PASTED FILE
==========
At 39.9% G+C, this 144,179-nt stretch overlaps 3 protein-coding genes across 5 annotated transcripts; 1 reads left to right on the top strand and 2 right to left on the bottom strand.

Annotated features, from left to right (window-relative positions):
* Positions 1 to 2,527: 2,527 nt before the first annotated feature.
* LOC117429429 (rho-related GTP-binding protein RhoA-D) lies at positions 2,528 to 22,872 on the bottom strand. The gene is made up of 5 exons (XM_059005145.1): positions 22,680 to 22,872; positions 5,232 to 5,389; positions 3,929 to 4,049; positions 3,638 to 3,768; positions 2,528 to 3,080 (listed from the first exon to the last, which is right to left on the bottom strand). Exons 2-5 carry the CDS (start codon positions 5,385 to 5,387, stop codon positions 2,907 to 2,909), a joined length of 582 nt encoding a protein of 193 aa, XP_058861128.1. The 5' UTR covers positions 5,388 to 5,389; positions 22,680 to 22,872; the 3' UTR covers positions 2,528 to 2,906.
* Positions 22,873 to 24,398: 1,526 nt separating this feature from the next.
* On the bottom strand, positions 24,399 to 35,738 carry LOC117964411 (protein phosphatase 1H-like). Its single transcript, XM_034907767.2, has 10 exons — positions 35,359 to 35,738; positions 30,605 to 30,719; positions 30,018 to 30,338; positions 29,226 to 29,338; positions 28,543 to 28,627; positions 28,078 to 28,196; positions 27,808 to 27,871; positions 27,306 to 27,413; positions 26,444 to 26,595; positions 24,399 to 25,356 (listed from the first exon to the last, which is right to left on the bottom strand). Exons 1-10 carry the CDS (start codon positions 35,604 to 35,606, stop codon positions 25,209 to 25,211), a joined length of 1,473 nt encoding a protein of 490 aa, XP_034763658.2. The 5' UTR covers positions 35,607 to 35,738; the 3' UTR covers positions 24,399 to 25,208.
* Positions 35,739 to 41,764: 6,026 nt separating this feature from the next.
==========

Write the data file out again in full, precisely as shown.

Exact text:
At 39.9% G+C, this 144,179-nt stretch overlaps 3 protein-coding genes across 5 annotated transcripts; 1 reads left to right on the top strand and 2 right to left on the bottom strand.

Annotated features, from left to right (window-relative positions):
* Positions 1 to 2,527: 2,527 nt before the first annotated feature.
* LOC117429429 (rho-related GTP-binding protein RhoA-D) lies at positions 2,528 to 22,872 on the bottom strand. The gene is made up of 5 exons (XM_059005145.1): positions 22,680 to 22,872; positions 5,232 to 5,389; positions 3,929 to 4,049; positions 3,638 to 3,768; positions 2,528 to 3,080 (listed from the first exon to the last, which is right to left on the bottom strand). Exons 2-5 carry the CDS (start codon positions 5,385 to 5,387, stop codon positions 2,907 to 2,909), a joined length of 582 nt encoding a protein of 193 aa, XP_058861128.1. The 5' UTR covers positions 5,388 to 5,389; positions 22,680 to 22,872; the 3' UTR covers positions 2,528 to 2,906.
* Positions 22,873 to 24,398: 1,526 nt separating this feature from the next.
* On the bottom strand, positions 24,399 to 35,738 carry LOC117964411 (protein phosphatase 1H-like). Its single transcript, XM_034907767.2, has 10 exons — positions 35,359 to 35,738; positions 30,605 to 30,719; positions 30,018 to 30,338; positions 29,226 to 29,338; positions 28,543 to 28,627; positions 28,078 to 28,196; positions 27,808 to 27,871; positions 27,306 to 27,413; positions 26,444 to 26,595; positions 24,399 to 25,356 (listed from the first exon to the last, which is right to left on the bottom strand). Exons 1-10 carry the CDS (start codon positions 35,604 to 35,606, stop codon positions 25,209 to 25,211), a joined length of 1,473 nt encoding a protein of 490 aa, XP_034763658.2. The 5' UTR covers positions 35,607 to 35,738; the 3' UTR covers positions 24,399 to 25,208.
* Positions 35,739 to 41,764: 6,026 nt separating this feature from the next.